Sites & cities that bear the name of Bidaa Bint Saud

Bidaa Bint Saud

Today in : United Arab Emirates
First trace of activity : ca. 3,200 B.C.E
Last trace of activity : ca. 4th century B.C.E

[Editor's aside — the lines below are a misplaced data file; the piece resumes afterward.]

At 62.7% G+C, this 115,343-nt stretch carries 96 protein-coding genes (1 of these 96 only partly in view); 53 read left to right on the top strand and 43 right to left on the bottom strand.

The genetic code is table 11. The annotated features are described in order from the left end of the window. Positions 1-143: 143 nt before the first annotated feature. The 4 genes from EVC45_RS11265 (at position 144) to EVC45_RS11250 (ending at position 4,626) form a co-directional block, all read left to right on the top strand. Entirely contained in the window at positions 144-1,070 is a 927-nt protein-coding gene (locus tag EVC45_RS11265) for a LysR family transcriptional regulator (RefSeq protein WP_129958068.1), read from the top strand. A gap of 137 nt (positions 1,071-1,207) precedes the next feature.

Description : Bidaa Bint Saud (Arabic: بِـدَع بِـنْـت سـعـوْد‎, romanized: Bidaʿ Bint Saud) is an archaeological site in Al-Ain Region, Abu Dhabi, United Arab Emirates, notable for its Hafit Period tombs, Iron Age irrigation systems and rare remains of an Iron Age building thought to have been a distribution centre for water from two falajes. It is a listed UN World Heritage site. Finds from the site are displayed at Al Ain National Museum.The dating of pottery from the falaj irrigation systems found at the site demonstrates a south-eastern Arabian origin for this distinctive system of irrigation, previously thought by many scholars to have been Persian in origin. The dating of aflaj in Bidaa bint Saud, Al Ain and Buraimi, both of which are in the historical region of Tawam, has been placed several centuries prior to the Achaemenid Empire, which had previously been credited with the innovation.The site, located some 15 kilometres (9.3 miles) north of Al Ain, is thought to have been a stopping place on a long-established caravan route from settlements at Al Ain to the Northern Emirates. The rocky outcrop of Garn bin Saud looms some 40 m (130 ft) above the site and is dotted with burial remains.

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